Does Reishi Affect Birth Control?

In this blog post, we will look at Reishi, a famous medicinal mushroom, and its potential interaction with birth control. We will introduce Reishi and its anticipated health benefits and then discuss the lack of scientific evidence regarding the interaction of Reishi and birth control. So keep reading if you are interested!
Frederika Malichová

Frederika Malichová

Neuroscientist at the University Of Cambridge.

A blue image with text saying "Does Reishi Affect Birth Control?"

Does Reishi Affect Birth Control?

There is currently no scientific evidence to suggest that Reishi, a type of medicinal mushroom, has any impact on the effectiveness of birth control methods. However, it's always recommended to consult with a healthcare provider when introducing new supplements into your routine.

People Also Ask

Reishi, a type of mushroom, has been observed to have potential pharmacological benefits, but there is a lack of quality clinical data to support its safety and efficacy during pregnancy 1. Therefore, it's recommended to exercise caution when considering the use of Reishi during pregnancy due to the lack of sufficient evidence regarding its safety.

There is limited evidence on the benefits of Reishi (Ganoderma lucidum) during pregnancy. Reishi has been studied for its potential pharmacological activities, including its effects on diabetes, inflammation, cancer, and cardiac diseases. However, there is a lack of clinical data specifically on the safety and efficacy of Reishi during pregnancy. It is important to consult with a healthcare professional before using Reishi or any other herbal supplement during pregnancy. [1] [2]

What is Reishi?

Reishi, or Ganoderma lucidum, is a type of mushroom used in traditional Chinese medicine. Sometimes, it is referred to as the “mushroom of immortality” due to its possible health benefits.

The active compounds in Reishi include polysaccharides (α/β-D-glucans), alkaloids, triterpenoids (ganoderic acids, ganoderenic acids, ganoderol, ganoderiol, lucidenic acids), sterols/ergosterol, proteins (LZ-8, LZ-9), nucleosides (adenosine, inosine, uridine), and nucleotides (guanine, adenine) [1].

Reishi has been recognized for its potential therapeutic effects in various health conditions. For example, it helps with suppressing the proliferation and migration of breast cancer cells by inhibiting the Wnt/β-catenin signalling pathway [1].

Further, it has also been found to modulate IgA production and alpha-defensin expression in the rat small intestine, which might reduce the risk of intestinal infection. This might suggest the anti-infectious properties of Reishi [2].

It has also been shown to have hypotensive effects, significantly reducing systolic pressure in spontaneous hypertensive rats [3].

Reishi is also known to have calming effects as it contains compounds like triterpene, which might help to alleviate anxiety, and depression, and improve sleep [4, 3].

However, while Reishi has shown promising results in preclinical studies, more quality clinical data are needed to support its pharmacological activities for human use [1].

What does Reishi affect?

Reishi affects various parts of the body, ranging from cardiovascular health to inhibiting pathways which are activated in cancer presence [1, 2].

Reishi has been found to suppress the proliferation and migration of breast cancer cells by inhibiting the Wnt/β-catenin signalling pathway [1]. Further, it has been found to have hypotensive effects and in a study on hypertensive rats, the administration of Reishi extract decreased systolic pressure [2].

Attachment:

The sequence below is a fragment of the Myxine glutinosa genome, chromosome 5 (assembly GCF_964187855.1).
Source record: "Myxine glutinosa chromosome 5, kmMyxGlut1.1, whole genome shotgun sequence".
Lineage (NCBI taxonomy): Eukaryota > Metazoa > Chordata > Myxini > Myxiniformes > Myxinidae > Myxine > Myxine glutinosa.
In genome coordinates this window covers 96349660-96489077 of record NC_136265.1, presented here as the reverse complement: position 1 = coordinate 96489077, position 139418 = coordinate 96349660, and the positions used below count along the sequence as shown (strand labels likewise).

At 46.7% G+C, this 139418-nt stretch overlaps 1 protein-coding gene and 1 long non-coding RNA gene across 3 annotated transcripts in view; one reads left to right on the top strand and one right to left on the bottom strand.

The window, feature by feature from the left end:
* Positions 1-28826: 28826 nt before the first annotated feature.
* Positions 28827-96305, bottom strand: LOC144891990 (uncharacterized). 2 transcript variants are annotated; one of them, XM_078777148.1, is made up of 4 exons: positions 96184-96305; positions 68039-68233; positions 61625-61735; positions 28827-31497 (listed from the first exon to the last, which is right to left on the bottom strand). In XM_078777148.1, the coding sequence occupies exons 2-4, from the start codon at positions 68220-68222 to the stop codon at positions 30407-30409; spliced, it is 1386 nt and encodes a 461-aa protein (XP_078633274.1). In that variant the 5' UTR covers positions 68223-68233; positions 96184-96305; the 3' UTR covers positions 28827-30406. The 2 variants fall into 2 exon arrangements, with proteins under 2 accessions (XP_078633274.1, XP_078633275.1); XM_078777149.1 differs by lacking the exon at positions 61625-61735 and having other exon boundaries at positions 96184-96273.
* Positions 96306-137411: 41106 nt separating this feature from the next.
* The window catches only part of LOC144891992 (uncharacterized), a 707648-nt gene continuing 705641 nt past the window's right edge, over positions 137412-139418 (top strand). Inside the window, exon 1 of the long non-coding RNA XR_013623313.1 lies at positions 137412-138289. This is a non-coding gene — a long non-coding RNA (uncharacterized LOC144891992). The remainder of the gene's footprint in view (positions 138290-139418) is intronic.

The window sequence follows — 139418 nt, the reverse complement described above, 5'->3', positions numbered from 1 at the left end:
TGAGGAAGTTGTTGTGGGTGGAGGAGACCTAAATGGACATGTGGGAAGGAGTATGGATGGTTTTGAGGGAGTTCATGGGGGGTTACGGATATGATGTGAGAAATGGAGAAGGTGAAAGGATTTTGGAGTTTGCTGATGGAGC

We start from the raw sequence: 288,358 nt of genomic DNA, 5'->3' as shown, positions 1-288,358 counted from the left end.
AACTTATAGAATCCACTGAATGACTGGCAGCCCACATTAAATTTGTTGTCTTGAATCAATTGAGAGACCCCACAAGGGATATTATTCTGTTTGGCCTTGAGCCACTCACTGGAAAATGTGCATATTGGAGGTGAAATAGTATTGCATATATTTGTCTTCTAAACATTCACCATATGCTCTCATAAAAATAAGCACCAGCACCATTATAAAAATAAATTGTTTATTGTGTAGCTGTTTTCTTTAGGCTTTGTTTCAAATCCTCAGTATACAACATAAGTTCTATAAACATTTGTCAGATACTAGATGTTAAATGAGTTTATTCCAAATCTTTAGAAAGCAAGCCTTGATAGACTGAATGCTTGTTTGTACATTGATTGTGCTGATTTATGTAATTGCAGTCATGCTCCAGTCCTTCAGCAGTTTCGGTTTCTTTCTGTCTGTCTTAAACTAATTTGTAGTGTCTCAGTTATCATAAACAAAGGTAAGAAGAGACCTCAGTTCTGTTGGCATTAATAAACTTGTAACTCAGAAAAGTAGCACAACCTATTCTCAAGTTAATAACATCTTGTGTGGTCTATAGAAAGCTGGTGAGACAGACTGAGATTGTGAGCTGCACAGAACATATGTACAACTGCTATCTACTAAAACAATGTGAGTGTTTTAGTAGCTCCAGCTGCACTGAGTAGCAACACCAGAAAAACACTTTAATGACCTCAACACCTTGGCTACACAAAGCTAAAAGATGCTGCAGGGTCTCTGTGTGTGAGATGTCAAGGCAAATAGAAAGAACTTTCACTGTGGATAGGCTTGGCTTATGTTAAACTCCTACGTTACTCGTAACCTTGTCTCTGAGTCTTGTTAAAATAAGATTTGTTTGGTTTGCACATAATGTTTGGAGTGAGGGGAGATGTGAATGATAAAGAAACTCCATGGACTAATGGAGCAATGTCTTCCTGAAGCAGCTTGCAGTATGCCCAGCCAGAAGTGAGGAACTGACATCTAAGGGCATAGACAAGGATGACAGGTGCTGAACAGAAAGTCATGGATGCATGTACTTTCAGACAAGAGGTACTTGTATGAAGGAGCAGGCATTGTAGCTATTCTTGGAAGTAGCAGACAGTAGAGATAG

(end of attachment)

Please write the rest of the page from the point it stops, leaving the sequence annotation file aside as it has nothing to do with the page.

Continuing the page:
One of the primary effects of Reishi is its ability to suppress the proliferation and migration of breast cancer cells. It does this by inhibiting the Wnt/β-catenin signalling pathway, which is often aberrantly activated in many types of cancer, including breast cancer [3].

Interestingly, Reishi also impacts the immune system. It has been found that Reishi induces the production of Th17 cells, cells involved in the adaptive immune system, both in vitro and in vivo [3]. In addition, in healthy adults, it improved the CD4/CD8 ratio and natural killer cell counts suggesting its role in both adaptive and innate immune systems respectively [5].

In rat studies, Reishi appears to have neurometabolic effects. In rats under moderate alcohol consumption, regular administration of Reishi improved the energy supply to the brain cortex and also decreased the prevalence of inhibitory neurotransmitters [6].

Does Reishi affect birth control?

The interaction of Reishi and birth control is not well studied, and the scientific evidence does not provide answers to such a question.

The potential interaction between Reishi, a medicinal mushroom, and birth control is not well-studied. The available literature does not provide direct evidence on whether Reishi interferes with the effectiveness of birth control methods.

Although there are some medications and substances which are known to not interact well with birth control or are, in fact, not recommended to use while on birth control, Reishi is not one of them. However, that is only because such interaction has not been documented yet, and hormonal birth control and the use of any supplementation, substance, or medication should be discussed with your healthcare provider to eliminate potential risks and benefits.

Frederika Malichová

Frederika Malichová

Frederika is a postgraduate researcher at the University of Cambridge, where she investigates new biomarkers for Frontotemporal Dementia and other tauopathies. Her research has been published at prestigious conferences such as the Alzheimer’s Association International Conference 2023. She obtained her BSc in Biomedical Sciences from UCL, where she worked closely with the UK Dementia Research Institute.